Impacts of Rotational Grazing and Hay Management on the Reproductive Success of Bobolink (Dolichonyx oryzivorus) in Eastern Ontario, Canada

Posted on Dec 5, 2017


by Nicole M. MacDONALD, and Erica NOL

Correspondence: Environmental and Life Sciences, Trent University, Peterborough, Ontario, K9L 0G2, Canada. 



We investigated the impact of beef cattle (Bos taurus) farm management, including rotationally grazed pastures and managed hayfields, on the reproductive success of bobolink (Dolichonyx oryzivorus) in eastern Ontario, Canada. Bobolinks nesting in fields grazed by cattle or cut for hay before 1 July had significantly lower reproductive success than those nesting in untouched fields. Bobolinks did not recolonize or re-nest in paddocks that were grazed early (before 2 June) and followed by a rest period. Bobolink abundance and productivity (based on an index), were lower in managed fields and pastures than in untouched fields and hayfields. As the number of paddocks grazed by a single herd during the nesting season increased, the proportion of paddocks containing bobolinks that reproduced successfully, decreased. We used a clay pigeon target experiment to support our hypothesis that nest loss in paddocks was due to trampling and not predation. With the exception of 1 trial with a low cattle stocking rate, cattle exposure to clay pigeon targets resulted in disturbance of >90% of targets. As with other studies from eastern North America, we conclude that the best method for improving the reproductive success of bobolinks on beef cattle farms is to provide some untouched hayfields and pasture paddocks until nesting is complete. In our study area, bobolinks reproduced successfully on most farm operations that were managed for beef cattle, without incentive programs.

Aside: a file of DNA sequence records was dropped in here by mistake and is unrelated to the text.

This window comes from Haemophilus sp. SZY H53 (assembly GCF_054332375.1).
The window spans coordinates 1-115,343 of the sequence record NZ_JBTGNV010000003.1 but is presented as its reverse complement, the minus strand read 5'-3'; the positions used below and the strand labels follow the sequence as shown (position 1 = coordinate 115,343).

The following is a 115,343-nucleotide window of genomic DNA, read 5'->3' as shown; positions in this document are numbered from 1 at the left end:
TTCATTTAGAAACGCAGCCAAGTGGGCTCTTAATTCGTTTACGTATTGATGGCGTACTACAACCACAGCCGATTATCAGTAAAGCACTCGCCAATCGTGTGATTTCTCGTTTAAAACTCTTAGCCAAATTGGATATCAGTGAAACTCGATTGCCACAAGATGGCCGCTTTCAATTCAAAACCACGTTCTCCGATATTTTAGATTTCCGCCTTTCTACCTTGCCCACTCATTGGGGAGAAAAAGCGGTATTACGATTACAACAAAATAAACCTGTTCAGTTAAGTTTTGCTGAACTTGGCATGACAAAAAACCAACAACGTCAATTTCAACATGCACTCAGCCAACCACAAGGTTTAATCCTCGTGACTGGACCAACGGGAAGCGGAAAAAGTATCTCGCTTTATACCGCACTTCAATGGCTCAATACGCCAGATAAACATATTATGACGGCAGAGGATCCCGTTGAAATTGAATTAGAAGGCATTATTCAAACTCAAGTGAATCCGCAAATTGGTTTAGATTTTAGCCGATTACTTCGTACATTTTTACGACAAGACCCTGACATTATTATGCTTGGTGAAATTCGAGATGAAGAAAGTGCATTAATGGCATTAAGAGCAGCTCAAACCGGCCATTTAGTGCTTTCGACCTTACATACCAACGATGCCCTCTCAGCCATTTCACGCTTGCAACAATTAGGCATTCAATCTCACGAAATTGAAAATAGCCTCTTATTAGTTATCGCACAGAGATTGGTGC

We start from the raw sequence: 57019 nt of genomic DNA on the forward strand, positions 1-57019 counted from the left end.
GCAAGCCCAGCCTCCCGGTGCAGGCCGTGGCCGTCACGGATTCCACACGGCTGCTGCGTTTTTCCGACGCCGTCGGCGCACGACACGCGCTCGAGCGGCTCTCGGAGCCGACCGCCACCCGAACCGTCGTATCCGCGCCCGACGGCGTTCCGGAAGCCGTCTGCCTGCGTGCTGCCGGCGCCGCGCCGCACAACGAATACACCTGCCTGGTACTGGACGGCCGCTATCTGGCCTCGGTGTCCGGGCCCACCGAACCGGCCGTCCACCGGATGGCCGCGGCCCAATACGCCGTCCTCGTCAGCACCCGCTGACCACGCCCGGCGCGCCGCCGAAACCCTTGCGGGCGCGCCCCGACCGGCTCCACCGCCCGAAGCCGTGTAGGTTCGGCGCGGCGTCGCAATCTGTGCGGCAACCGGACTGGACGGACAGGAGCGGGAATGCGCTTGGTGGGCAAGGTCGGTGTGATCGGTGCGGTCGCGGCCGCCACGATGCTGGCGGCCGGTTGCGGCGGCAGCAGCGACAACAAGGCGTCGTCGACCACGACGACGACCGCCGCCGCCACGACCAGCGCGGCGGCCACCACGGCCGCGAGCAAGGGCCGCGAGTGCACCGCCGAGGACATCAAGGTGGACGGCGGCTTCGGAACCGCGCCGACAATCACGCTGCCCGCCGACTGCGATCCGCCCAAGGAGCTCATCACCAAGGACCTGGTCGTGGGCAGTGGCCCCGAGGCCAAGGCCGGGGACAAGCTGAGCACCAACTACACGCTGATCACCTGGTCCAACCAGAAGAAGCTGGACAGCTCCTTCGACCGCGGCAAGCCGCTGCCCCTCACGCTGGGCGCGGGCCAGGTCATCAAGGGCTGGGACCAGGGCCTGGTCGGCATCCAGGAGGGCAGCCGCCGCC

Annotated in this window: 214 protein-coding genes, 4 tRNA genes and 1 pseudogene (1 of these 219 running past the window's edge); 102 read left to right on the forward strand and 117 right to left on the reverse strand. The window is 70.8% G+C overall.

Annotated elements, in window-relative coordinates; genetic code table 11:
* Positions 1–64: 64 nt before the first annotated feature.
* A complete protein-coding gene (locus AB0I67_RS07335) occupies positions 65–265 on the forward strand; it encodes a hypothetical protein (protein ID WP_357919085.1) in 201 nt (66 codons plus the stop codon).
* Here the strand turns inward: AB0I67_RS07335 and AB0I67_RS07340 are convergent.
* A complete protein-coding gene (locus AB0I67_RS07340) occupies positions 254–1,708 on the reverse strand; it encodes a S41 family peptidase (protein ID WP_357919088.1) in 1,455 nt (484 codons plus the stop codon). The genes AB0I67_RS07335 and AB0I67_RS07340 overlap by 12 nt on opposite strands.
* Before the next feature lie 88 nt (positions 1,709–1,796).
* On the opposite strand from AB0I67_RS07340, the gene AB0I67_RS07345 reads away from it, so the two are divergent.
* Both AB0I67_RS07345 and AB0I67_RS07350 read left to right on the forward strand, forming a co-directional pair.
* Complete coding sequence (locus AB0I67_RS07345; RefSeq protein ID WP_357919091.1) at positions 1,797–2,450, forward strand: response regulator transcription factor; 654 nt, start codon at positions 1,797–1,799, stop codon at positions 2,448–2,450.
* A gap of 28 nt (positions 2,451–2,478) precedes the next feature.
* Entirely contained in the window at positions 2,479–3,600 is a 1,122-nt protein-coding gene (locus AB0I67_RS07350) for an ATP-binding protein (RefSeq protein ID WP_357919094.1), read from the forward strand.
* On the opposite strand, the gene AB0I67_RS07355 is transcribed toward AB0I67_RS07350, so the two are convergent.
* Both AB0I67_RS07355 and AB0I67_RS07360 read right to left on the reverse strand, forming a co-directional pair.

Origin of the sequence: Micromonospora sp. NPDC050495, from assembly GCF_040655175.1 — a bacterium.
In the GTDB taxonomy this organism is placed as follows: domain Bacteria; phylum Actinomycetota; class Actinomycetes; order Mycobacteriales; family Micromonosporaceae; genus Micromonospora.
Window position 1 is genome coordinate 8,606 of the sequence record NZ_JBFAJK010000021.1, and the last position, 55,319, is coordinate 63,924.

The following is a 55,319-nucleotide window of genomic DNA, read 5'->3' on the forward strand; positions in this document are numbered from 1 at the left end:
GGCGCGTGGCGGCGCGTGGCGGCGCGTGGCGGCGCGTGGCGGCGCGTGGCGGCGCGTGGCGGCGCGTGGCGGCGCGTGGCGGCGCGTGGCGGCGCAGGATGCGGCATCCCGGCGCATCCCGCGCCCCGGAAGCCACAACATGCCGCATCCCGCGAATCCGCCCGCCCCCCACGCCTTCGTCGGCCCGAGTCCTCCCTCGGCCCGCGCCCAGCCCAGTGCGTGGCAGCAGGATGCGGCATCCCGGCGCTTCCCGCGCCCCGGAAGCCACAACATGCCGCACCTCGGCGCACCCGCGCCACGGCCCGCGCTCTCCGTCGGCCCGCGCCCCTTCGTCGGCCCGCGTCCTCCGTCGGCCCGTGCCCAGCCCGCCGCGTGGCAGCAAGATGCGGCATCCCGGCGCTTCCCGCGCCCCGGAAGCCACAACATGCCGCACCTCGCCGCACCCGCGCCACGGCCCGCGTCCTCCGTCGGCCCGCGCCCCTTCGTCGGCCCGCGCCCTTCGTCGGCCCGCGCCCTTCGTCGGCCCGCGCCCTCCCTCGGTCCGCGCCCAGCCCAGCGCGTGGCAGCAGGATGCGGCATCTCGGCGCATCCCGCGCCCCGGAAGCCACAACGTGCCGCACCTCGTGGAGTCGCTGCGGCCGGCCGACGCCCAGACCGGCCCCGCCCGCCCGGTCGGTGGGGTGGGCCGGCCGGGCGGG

Key Words: Bobolink, Beef Cattle, Eastern Ontario, Farm Management, Reproductive Success.


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